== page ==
When Should You Consult Urologist?
Urologist is a specialist who deals with urinary tract disorders in males and females. People sometimes get confused regarding who to consult if they have complaints involving their urogenital system; a specialist or a general physician?
It is important to mention that there are certain conditions which requires consulting a specialist instead of seeking help from a general physician (who would recommend you to see the urologist in any case). So save yourself time, energy and money and learn who to consult if you have certain complaints. For example, passage of blood in urine is a serious complaint and can be a result of prostatic enlargement, urinary stones or other serious conditions. It is highly recommended to see an expert before things get more serious.
What Are Some Indications Of Seeing Your Urologist?
We are going to discuss certain conditions which are alarming and require immediate consultation from a specialist.
1. Testicular Mass Or Pain
Pain in testes or a testicular mass can be a result of an acute inflammatory condition or an infection but it may also be a rather harmless symptom of an underlying serious condition such as cancer or torsion i.e. twisting of spermatic cord. Therefore, if you are experiencing testicular pain or mass, refer to your urologist so that a quick action can be taken.
Hematuria or blood in urine is a symptom which should never be ignored even if it has occurred only once. Blood in urine can be an early sign of kidney or bladder cancer. An early diagnosis will definitely help in more effective and less aggressive treatment. Hematuria can be of two types, gross hematuria (in which frank bleeding in urine is visible to naked eye) and microscopic hematuria (in which blood is detected only on laboratorial testing).
Elevated PSA level doesn’t confirm that you have prostate cancer but it can be an early warning sign. If you have received abnormal PSA levels in your screening test, consultation with your urologist is mandatory to rule out a serious condition (regardless of symptomatology).
4. Urinary Retention
Urinary retention refers to an inability to urinate, which may lead to collection of urine in the kidneys (or urinary system). It is an acute emergency and requires emergent attention. If someone is experiencing urinary retention, heroic measures should be taken to identify the source and site of obstruction (to urinary flow) and remove the urine via drainage catheter.
5. Stones In Kidney, Ureter, Urinary Bladder
Urologist specializes in removing stones from the urinary bladder, ureter and kidneys via non-surgical procedures. Therefore, speak to a urologist if you are experiencing acute, excruciating flank pain, onset of blood in the urine, high grade fever and other symptoms that are suggestive of renal/urinary stones.
6. Prostate Cancer
Prostate cancer affects approximately 21 men per 100,000 of the general population and requires optimal management via one or more of the available therapies (surgery, radiotherapy, chemotherapy and hormone therapy).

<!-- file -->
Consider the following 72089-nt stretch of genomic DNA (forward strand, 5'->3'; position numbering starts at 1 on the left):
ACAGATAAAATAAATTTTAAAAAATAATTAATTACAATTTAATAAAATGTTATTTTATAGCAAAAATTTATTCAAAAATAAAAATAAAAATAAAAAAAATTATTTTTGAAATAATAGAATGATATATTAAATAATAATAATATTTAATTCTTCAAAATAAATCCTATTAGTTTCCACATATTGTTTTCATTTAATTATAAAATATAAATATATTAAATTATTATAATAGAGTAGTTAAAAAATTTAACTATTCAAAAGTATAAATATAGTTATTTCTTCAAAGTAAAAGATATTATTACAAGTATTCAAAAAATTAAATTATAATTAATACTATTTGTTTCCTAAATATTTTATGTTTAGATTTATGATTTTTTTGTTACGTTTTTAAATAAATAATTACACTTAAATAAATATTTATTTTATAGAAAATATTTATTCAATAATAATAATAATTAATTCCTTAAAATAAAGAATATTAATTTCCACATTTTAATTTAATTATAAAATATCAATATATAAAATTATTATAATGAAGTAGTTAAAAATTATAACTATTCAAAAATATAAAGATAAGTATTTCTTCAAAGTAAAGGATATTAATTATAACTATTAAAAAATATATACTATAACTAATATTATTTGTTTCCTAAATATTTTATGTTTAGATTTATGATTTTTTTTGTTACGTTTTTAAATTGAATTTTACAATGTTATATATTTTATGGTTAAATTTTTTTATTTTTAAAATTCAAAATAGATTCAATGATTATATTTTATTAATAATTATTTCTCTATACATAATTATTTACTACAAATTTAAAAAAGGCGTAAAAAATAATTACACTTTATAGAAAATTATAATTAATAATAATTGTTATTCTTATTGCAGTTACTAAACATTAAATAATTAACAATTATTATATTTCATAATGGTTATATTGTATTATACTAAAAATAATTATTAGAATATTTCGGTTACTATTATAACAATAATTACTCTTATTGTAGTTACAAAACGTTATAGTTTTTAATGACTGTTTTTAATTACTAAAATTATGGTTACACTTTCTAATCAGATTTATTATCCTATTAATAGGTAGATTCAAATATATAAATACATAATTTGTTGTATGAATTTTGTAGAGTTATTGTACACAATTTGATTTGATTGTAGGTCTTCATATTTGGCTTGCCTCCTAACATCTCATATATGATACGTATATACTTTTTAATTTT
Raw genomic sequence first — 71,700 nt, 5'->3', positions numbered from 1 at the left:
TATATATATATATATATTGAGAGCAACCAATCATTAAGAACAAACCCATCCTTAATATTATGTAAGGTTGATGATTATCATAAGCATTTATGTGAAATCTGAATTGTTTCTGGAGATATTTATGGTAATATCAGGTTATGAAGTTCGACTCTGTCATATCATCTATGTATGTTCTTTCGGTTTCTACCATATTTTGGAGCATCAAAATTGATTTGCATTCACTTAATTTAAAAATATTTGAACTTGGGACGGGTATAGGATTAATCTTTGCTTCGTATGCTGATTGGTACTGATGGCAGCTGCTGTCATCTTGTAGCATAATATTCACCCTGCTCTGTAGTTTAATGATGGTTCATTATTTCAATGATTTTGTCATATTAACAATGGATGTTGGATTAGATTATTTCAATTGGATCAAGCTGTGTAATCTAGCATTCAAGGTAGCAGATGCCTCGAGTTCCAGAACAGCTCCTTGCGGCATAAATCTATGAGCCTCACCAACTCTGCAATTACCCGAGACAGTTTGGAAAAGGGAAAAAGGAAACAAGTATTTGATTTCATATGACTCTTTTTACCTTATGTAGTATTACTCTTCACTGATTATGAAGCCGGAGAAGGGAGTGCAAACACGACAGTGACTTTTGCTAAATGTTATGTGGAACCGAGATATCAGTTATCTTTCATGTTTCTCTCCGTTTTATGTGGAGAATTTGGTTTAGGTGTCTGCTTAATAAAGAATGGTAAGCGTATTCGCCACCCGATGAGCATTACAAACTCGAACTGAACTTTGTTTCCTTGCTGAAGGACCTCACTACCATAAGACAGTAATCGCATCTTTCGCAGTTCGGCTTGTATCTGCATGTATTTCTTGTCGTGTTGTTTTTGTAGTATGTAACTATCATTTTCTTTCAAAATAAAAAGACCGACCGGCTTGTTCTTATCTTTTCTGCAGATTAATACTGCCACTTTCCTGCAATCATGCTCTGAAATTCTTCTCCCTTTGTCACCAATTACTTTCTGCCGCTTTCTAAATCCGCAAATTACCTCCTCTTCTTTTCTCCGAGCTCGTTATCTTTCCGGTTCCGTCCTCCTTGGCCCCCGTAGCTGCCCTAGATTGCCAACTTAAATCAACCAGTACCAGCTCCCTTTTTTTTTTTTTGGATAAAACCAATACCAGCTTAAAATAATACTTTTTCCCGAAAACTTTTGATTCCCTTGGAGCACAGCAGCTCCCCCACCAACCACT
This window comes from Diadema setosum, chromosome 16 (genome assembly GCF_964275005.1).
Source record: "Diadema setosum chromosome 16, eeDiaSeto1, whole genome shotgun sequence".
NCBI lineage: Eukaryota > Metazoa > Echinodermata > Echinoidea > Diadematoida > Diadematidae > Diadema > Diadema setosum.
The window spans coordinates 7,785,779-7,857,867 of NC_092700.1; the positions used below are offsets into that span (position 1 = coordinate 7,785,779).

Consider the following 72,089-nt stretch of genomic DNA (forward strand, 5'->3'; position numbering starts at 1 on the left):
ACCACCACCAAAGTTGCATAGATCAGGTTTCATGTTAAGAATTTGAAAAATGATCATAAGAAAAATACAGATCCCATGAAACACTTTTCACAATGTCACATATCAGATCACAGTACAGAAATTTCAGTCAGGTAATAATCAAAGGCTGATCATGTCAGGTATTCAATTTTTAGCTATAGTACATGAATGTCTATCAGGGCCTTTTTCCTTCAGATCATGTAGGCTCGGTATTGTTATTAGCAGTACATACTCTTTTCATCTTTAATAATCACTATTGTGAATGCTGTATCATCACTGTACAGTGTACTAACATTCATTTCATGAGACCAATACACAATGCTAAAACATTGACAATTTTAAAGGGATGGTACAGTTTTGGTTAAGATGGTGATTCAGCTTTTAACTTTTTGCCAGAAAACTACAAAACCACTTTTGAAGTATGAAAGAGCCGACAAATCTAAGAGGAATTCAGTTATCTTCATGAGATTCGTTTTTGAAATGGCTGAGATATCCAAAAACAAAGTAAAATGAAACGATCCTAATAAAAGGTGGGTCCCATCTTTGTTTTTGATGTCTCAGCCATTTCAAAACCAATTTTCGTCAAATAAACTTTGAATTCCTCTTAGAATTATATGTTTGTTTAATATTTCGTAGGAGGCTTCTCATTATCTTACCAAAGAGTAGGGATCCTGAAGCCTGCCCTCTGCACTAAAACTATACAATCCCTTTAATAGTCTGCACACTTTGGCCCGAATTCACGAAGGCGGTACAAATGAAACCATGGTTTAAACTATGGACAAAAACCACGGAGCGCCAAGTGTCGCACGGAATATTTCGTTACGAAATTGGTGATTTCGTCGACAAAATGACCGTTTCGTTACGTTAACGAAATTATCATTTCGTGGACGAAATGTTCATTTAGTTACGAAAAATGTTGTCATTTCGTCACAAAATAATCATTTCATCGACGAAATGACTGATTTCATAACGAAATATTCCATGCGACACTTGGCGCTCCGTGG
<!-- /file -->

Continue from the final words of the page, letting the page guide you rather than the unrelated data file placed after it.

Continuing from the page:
7. Kidney Tumor Or Mass
In early days, biopsy was considered as the gold-standard test to diagnose a cancer or tumor. But due to several myths and misconceptions associated with biopsy, most people are afraid to opt for this diagnostic modality. Thanks to latest medical and technological advancements, a lot of urologists have identified advanced methods to detect tumor and its nature via noninvasive techniques. The care for kidney cancer has been completely transformed due to advances in robotic surgeries and laparoscopy (2).
8. Male Infertility
Men who are experiencing fertility issues should consult urologist because sometimes chronic medical or health issues also presents as infertility and if primary health issues are managed adequately, normal fertility can be restored. For example, certain scrotal conditions such as varicocele (disorder of venous plexus of scrotum) can also present with infertility (3). It has been observed that minor surgeries and intervention can sort out these ailments for optimal physical and sexual health.
1. Sanguedolce, F., Liatsikos, E., Verze, P., Hruby, S., Breda, A., Beatty, J. D., & Knoll, T. (2014). Use of flexible ureteroscopy in the clinical practice for the treatment of renal stones: results from a large European survey conducted by the EAU Young Academic Urologists-Working Party on Endourology and Urolithiasis. Urolithiasis, 42(4), 329-334.
2. Imkamp, F., Herrmann, T. R., Tolkach, Y., Dziuba, S., Stolzenburg, J. U., Rassweiler, J., … & Burchardt, M. (2015). Acceptance, Prevalence and Indications for Robot-Assisted Laparoscopy-Results of a Survey Among Urologists in Germany, Austria and Switzerland. Urologia internationalis, 95(3), 336-345.
3. Samplaski, M. K., Yu, C., Kattan, M. W., Lo, K. C., Grober, E. D., Zini, A., … & Jarvi, K. A. (2014). Nomograms for predicting changes in semen parameters in infertile men after varicocele repair. Fertility and sterility, 102(1), 68-74.